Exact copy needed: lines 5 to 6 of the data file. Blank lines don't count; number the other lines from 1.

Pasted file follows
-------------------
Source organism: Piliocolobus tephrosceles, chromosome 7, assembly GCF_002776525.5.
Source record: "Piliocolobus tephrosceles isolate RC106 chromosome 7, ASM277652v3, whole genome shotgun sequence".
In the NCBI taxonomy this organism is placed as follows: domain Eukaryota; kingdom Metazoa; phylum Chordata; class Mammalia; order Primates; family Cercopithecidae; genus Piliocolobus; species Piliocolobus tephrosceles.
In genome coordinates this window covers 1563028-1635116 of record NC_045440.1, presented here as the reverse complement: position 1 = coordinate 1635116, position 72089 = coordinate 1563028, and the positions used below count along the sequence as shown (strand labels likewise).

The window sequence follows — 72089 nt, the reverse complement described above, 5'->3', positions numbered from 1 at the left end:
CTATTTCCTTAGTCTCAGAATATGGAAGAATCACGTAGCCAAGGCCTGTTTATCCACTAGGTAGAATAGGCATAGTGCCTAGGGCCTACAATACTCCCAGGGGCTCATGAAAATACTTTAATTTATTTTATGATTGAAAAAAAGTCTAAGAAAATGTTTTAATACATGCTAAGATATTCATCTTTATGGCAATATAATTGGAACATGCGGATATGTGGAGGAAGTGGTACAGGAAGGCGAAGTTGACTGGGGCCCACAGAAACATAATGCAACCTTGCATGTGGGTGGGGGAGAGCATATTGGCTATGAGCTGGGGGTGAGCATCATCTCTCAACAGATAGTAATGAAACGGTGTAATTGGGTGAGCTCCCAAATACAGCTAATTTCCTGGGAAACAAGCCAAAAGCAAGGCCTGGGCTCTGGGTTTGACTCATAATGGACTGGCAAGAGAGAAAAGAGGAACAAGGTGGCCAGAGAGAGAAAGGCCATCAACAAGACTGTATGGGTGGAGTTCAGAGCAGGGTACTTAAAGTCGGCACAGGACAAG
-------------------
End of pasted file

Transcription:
The window sequence follows — 72089 nt, the reverse complement described above, 5'->3', positions numbered from 1 at the left end:
CTATTTCCTTAGTCTCAGAATATGGAAGAATCACGTAGCCAAGGCCTGTTTATCCACTAGGTAGAATAGGCATAGTGCCTAGGGCCTACAATACTCCCAGGGGCTCATGAAAATACTTTAATTTATTTTATGATTGAAAAAAAGTCTAAGAAAATGTTTTAATACATGCTAAGATATTCATCTTTATGGCAATATAATTGGAACATGCGGATATGTGGAGGAAGTGGTACAGGAAGGCGAAGTTGACTGGGGCCCACAGAAACATAATGCAACCTTGCATGTGGGTGGGGGAGAGCATATTGGCTATGAGCTGGGGGTGAGCATCATCTCTCAACAGATAGTAATGAAACGGTGTAATTGGGTGAGCTCCCAAATACAGCTAATTTCCTGGGAAACAAGCCAAAAGCAAGGCCTGGGCTCTGGGTTTGACTCATAATGGACTGGCAAGAGAGAAAAGAGGAACAAGGTGGCCAGAGAGAGAAAGGCCATCAACAAGACTGTATGGGTGGAGTTCAGAGCAGGGTACTTAAAGTCGGCACAGGACAAG